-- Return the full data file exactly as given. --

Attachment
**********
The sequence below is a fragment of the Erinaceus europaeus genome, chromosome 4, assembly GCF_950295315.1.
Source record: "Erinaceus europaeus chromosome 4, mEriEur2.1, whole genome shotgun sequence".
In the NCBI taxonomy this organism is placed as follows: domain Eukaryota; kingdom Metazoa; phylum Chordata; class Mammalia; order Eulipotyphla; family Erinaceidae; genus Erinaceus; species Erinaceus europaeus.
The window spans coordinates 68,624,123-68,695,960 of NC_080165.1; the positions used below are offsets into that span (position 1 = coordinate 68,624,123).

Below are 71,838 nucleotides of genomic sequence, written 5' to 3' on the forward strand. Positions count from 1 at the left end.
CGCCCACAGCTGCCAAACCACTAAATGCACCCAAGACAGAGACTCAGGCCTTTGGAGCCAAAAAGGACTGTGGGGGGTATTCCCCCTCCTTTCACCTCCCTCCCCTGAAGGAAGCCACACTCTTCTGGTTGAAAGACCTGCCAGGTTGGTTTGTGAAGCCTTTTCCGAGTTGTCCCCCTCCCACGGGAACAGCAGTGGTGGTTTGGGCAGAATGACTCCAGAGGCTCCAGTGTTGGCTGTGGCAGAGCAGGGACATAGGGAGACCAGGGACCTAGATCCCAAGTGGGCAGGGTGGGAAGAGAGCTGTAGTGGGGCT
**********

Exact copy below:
The sequence below is a fragment of the Erinaceus europaeus genome, chromosome 4, assembly GCF_950295315.1.
Source record: "Erinaceus europaeus chromosome 4, mEriEur2.1, whole genome shotgun sequence".
In the NCBI taxonomy this organism is placed as follows: domain Eukaryota; kingdom Metazoa; phylum Chordata; class Mammalia; order Eulipotyphla; family Erinaceidae; genus Erinaceus; species Erinaceus europaeus.
The window spans coordinates 68,624,123-68,695,960 of NC_080165.1; the positions used below are offsets into that span (position 1 = coordinate 68,624,123).

Below are 71,838 nucleotides of genomic sequence, written 5' to 3' on the forward strand. Positions count from 1 at the left end.
CGCCCACAGCTGCCAAACCACTAAATGCACCCAAGACAGAGACTCAGGCCTTTGGAGCCAAAAAGGACTGTGGGGGGTATTCCCCCTCCTTTCACCTCCCTCCCCTGAAGGAAGCCACACTCTTCTGGTTGAAAGACCTGCCAGGTTGGTTTGTGAAGCCTTTTCCGAGTTGTCCCCCTCCCACGGGAACAGCAGTGGTGGTTTGGGCAGAATGACTCCAGAGGCTCCAGTGTTGGCTGTGGCAGAGCAGGGACATAGGGAGACCAGGGACCTAGATCCCAAGTGGGCAGGGTGGGAAGAGAGCTGTAGTGGGGCT